Where have ewe moo-ved to? Trialling the use of tracking technology in extensive grazing systems

Grazing livestock on large extensive grasslands can pose many problems such as difficulties in gathering, grazing management and an increased chance of theft. With the aim of farming smarter and not harder a group of six farmers across Wales investigated how using tracking technology could help prevent these problems. Four of the farmers are sheep producers on the Brecon Beacons, and share common summer grazing up on the mountain. One farmer grazes the Kenfig coastal reserve near Margam, Port Talbot with cattle. The final farmer undertakes conservation grazing on land in North Wales. Livestock tracking technology is a new concept to extensive grazing animal systems in the UK and this project was the first of its kind here in Wales.

The technology used in this particular project is a single emitting device plus a battery, housed in a collar that lies around the animal’s neck. The collars communicate with a gateway (aerial) located in a area which has internet access and sends information to the farmers’ smart phones or devices. 

The data

The farmers were able to access the following information via an app on their smartphones:

  • GPS Location (Latitude, Longitude)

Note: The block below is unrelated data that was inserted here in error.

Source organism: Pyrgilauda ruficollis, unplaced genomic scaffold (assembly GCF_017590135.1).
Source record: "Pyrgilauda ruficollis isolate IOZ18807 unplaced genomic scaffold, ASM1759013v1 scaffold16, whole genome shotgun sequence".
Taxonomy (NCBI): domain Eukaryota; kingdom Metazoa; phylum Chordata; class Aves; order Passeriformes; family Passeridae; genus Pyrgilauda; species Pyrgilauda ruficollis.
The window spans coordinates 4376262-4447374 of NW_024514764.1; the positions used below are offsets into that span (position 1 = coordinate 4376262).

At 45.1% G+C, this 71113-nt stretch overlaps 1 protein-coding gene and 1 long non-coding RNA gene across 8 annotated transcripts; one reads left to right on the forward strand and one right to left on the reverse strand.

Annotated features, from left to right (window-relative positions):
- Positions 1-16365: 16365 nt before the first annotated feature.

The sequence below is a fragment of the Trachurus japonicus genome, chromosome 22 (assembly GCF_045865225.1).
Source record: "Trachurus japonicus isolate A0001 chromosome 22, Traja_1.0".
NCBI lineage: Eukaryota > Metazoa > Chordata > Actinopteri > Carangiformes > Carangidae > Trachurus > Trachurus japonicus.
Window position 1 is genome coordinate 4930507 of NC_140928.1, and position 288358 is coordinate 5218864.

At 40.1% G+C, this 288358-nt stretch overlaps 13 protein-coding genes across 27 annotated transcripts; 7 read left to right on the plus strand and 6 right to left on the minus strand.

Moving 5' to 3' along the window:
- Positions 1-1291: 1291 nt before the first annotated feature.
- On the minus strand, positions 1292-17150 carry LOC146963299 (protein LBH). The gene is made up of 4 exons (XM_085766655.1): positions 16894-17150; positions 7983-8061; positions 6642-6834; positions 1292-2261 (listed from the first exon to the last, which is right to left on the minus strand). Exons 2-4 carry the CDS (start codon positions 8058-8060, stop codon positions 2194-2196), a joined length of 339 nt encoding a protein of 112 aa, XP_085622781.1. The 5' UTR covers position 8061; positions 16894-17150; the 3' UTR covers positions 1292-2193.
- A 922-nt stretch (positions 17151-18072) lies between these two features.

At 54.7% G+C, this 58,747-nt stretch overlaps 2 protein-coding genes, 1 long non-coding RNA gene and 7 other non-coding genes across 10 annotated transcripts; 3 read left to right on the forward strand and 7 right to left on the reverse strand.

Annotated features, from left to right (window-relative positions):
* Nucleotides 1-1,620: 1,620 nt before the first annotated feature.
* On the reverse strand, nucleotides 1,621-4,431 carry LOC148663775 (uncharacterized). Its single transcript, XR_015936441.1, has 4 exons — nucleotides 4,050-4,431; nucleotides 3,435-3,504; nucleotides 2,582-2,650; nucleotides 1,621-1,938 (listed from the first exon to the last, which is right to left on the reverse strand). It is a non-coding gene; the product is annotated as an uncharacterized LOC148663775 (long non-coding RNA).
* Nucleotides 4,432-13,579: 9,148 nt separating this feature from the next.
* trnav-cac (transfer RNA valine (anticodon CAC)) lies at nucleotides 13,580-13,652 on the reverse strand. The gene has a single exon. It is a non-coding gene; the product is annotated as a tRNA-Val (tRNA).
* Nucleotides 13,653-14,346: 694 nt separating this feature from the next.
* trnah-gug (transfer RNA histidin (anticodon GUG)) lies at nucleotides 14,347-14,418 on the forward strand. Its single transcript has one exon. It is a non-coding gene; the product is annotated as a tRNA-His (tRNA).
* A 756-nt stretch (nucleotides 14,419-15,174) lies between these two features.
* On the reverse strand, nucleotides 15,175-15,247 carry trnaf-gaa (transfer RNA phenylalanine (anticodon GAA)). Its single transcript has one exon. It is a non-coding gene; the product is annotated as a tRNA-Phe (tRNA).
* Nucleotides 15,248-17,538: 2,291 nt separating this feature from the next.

• Activity Flags - alerting the farmer to a level of movement by the animal (possible theft)
  • Social Interactions - contact with other animals, which may be useful when considering parent to off-spring interactions, assessing mothering abilities of the collared female

Project Outcomes:

  • The technology allowed the farmers to know where their animals are in ‘real-time,’ what they are doing, and where their animals graze over a period of time.This can reduce gathering time and costs, minimise the risk of theft, help identify ill animals, and gain a better understanding of grazing habits.
  • The technology showed potential for livestock tracking to help both environmental bodies and land managers/graziers manage land for environmental benefits.
  • The cost of the equipment remains the biggest barrier to adoption. At the time of this project, the tracking collars from Digitanimal were £120 each.